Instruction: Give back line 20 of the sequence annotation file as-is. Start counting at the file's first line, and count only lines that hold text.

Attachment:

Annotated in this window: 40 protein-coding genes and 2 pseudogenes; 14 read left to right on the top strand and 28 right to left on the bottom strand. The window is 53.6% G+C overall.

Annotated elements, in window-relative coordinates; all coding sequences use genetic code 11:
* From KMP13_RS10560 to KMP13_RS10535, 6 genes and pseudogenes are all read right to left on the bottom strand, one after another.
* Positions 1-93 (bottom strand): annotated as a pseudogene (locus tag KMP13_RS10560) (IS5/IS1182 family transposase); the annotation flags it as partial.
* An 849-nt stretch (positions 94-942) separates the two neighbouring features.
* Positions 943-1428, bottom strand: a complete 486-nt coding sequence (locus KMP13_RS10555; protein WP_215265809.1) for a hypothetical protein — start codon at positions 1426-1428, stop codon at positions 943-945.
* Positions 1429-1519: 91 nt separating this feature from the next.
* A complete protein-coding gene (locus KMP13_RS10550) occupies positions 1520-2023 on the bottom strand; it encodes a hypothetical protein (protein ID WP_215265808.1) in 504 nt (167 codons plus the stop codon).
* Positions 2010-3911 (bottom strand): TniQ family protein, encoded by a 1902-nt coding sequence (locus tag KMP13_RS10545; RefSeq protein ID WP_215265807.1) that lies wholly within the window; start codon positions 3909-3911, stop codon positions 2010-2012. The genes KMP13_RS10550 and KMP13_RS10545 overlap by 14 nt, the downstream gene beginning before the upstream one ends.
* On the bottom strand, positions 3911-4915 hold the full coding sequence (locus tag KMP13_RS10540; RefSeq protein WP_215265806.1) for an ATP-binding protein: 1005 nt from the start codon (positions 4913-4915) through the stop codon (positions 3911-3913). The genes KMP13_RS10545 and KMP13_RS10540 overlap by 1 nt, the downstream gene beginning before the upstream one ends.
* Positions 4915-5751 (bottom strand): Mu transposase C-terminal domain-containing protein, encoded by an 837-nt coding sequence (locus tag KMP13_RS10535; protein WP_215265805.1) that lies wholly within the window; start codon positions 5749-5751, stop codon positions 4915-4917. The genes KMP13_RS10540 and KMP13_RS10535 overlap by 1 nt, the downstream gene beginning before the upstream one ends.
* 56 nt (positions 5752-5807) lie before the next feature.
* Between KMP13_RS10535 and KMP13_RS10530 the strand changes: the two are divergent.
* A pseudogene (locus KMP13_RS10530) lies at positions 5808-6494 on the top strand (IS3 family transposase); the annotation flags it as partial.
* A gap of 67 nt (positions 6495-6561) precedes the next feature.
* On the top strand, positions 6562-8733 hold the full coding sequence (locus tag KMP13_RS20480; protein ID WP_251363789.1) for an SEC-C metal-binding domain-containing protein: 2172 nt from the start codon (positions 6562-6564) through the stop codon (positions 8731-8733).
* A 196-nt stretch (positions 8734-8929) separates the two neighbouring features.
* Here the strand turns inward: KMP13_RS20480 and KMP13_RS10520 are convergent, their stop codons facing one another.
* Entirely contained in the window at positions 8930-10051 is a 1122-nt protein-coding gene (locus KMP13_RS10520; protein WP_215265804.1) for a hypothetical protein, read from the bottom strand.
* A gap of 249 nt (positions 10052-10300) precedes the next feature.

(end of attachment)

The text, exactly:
* A gap of 249 nt (positions 10052-10300) precedes the next feature.